Have you spotted that, if you know one piece of information about someone, you automatically know other things? If a person has been in the military they are likely to be a disciplined individual. If a person plays basketball they are likely to be tall. If someone has six siblings she is likely to be aware of other’s needs or demands.
Nehemiah has reached a point where he is choosing staff to be put in charge of the newly reconstructed city of Jerusalem. The walls are complete but the infrastructure is not. We have seen over the last two editions (www.worktalk.gs/archive) how he appointed his brother and Hananiah, who had been in charge of a Citadel or Palace. Nehemiah tells us, however, about one key characteristic of Hananiah. It’s a characteristic that would likely be illegal to advertise for in today’s job market. But Nehemiah tells us that Hananiah feared the Lord more than most men do.
Knowing this about Hananiah automatically tells you several other things about him. Job (28:28), who knew a lot about rebuilding, pointed out that the fear of the Lord is wisdom. Solomon (9:10) calls it the beginning of wisdom. Nehemiah would have been aware of both of these predecessors so knew that Hananiah, who feared the Lord, was wise, in fact wiser than most men. Before you go off on a quest for wisdom, please notice that these verses go both ways. If the fear of the Lord is wisdom, then you also have a definition of wisdom – the fear of the Lord. The centre point of wisdom is the Lord, it is referencing the Lord in words, in decisions, in thinking and in choices that hallmarks wisdom.
Does this mean Hananiah always made the right choices? Of course not, he was human. What it meant was that the Lord was his reference point in decision making. He wanted to find a God centred issue in all his decisions, he wanted to use what he knew of God to inform his thinking.
You might like to reflect on how you compare with Hananiah. Hananiah did this more than most, how much do you do it? Do you reference the Lord in work related decisions, big or small? Is your decision making soaked in prayer or even connected to a quick prayer? Can you see your work as worship? Is your worship not separate to your everyday decisions but equated with them?
Something else that you automatically knew about Hananiah is that he was a secure, confident man. Solomon again (Proverbs 14:26) describes a person who fears the Lord as being a secure fortress – a place of refuge for his children. That’s exactly what Nehemiah and Jerusalem needed – security, confidence, refuge for its inhabitants. Hananiah had that more than most, Nehemiah’s mind was aware of this.
What does this information tell you about Hananiah? His security was not related primarily to praise or criticism from others. Just as well because, being in charge, he would get plenty of both. His security came from his God centred life – or to be more accurate, God centred Hananiah in security. Hananiah’s security worked from the inside out and this was exactly what Nehemiah wanted him to bring to Jerusalem. The walls were built, he wanted a man who knew how to build security from the inside. He wanted a person who could bring confidence to a vulnerable population and refuge for the timid.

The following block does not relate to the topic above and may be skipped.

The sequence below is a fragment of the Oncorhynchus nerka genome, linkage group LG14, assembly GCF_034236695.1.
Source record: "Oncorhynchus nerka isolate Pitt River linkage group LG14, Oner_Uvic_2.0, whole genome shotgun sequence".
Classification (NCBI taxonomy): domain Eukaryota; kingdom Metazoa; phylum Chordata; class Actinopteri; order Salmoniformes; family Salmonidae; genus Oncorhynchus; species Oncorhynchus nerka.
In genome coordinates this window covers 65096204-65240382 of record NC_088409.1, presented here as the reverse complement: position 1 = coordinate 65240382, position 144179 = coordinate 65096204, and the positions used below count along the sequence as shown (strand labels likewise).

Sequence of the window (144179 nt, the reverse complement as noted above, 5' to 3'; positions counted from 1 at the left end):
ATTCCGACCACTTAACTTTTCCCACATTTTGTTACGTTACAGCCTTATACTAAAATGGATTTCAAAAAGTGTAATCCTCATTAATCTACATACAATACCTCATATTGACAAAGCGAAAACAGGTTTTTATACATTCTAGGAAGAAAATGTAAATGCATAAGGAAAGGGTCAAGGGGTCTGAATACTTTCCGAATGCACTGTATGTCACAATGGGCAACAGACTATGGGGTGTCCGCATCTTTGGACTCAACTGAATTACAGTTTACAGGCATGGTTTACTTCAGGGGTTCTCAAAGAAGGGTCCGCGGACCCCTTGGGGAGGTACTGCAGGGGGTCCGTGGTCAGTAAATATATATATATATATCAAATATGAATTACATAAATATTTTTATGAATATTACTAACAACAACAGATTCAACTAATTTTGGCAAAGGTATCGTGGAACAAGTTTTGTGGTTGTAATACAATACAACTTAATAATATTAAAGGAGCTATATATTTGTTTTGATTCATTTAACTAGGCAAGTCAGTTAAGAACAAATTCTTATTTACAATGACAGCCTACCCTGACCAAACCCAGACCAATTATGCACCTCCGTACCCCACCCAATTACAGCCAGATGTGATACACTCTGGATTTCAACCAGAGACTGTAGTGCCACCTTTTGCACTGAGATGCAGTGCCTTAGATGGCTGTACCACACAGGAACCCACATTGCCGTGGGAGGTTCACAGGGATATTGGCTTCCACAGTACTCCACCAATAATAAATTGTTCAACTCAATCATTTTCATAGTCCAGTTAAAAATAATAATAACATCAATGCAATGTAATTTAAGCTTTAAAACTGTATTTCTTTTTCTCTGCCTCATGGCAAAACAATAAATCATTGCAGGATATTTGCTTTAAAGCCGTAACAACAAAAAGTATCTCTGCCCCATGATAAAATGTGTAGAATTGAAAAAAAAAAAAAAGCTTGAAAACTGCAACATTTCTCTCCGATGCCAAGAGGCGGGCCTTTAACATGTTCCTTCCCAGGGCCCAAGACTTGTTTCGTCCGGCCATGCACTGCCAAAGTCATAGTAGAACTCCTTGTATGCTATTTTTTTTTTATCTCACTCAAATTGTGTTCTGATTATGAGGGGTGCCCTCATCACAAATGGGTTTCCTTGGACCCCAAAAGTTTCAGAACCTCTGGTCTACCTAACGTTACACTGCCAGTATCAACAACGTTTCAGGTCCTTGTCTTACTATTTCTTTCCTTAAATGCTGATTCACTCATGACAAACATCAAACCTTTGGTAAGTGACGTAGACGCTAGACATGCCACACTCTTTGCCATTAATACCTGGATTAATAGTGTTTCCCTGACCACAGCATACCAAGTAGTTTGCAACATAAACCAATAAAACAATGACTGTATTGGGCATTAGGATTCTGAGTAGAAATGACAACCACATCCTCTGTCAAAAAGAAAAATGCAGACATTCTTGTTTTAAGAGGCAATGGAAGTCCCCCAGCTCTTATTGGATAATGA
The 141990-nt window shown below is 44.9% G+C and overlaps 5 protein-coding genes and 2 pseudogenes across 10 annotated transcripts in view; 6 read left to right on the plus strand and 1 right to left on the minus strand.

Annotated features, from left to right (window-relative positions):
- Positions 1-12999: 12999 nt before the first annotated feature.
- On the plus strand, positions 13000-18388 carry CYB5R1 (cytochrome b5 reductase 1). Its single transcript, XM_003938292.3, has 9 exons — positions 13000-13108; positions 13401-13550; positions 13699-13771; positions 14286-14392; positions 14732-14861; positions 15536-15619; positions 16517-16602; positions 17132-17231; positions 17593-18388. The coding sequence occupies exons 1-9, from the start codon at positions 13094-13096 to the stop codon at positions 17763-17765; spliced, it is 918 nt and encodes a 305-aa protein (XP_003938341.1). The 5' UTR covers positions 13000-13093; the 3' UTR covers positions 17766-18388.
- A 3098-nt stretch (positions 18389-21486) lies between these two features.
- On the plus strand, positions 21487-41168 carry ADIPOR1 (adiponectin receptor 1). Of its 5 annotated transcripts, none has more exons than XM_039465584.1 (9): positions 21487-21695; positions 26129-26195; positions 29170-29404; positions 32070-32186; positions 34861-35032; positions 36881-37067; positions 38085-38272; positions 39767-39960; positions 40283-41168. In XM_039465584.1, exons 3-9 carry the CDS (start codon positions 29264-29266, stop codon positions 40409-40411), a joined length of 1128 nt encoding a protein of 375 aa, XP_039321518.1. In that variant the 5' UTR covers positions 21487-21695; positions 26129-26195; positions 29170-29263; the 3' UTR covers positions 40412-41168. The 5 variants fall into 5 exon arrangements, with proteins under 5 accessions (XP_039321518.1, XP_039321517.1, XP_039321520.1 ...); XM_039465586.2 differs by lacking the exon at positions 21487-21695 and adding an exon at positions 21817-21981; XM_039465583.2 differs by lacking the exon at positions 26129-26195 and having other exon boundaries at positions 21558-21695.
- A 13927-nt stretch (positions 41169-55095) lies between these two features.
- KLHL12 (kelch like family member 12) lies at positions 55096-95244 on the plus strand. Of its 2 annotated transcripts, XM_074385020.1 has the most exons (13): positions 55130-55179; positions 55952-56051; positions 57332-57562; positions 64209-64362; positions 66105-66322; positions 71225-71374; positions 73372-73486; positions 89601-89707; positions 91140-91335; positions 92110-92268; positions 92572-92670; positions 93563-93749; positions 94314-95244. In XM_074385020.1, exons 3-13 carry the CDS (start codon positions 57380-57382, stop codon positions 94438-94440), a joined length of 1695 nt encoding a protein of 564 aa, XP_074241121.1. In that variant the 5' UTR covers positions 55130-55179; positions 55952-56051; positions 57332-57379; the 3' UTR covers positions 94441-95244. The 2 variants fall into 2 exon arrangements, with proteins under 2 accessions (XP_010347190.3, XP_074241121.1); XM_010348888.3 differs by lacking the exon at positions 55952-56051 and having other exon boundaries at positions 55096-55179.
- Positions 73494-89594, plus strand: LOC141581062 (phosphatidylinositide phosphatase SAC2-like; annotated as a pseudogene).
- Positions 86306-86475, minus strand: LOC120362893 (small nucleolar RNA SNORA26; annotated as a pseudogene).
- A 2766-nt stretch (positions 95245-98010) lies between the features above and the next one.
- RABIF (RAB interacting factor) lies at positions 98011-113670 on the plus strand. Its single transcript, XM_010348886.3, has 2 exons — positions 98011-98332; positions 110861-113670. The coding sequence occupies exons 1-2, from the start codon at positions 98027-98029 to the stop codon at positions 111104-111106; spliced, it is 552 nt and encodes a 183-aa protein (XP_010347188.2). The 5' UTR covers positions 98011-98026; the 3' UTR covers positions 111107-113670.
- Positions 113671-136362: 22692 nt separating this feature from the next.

We will need to look some more at this fear but for now let me connect you again with an idea from Kind David – after all it’s his city we are talking about. David (Psalm 2:11) connects the fear of the Lord with rejoicing and trembling. In fact he invites rulers to discover these connections. It’s the same combination you find in the women as they encounter the empty tomb – fear and joy.
Hananiah knew how to rejoice and he knew how to tremble in his relationship with God.
May I suggest that rejoicing in the Lord always also means trembling in the Lord always and vice versa? To tremble in the Lord means to rejoice in the Lord.
So there you have it – wisdom, security, confidence, refuge, rejoicing and trembling. Hananiah had these more than most. We know that because we know he feared the Lord.
Nehemiah and his team needed all of these things in someone who would jointly be in charge of Jerusalem. Now look again at this list of characteristics that Nehemiah wanted in his team. They are all things we have already seen in Nehemiah himself. Now you can see Nehemiah’s mind at work. Nehemiah wanted someone who could multiply and enhance his own leadership. He wanted someone who could be there when he is not. He wanted someone who could act as he would act if he was there. He wanted someone who would build from the inside out. He wanted Hananiah.
Sounds familiar? Jesus wants builders of a new Jerusalem from the inside out. This week He wants you to multiply His presence as you take wisdom, security, confidence, refuge, rejoicing and trembling into your everyday work. It’s enough to make you fear the Lord.
Now when the wall had been built and I had set up the doors, and the gatekeepers, the singers, and the Levites had been appointed, 2 I gave my brother Hanani and Hananiah the governor of the castle charge over Jerusalem, for he was a more faithful and God-fearing man than many. 3 And I said to them, “Let not the gates of Jerusalem be opened until the sun is hot. And while they are still standing guard, let them shut and bar the doors. Appoint guards from among the inhabitants of Jerusalem, some at their guard posts and some in front of their own homes
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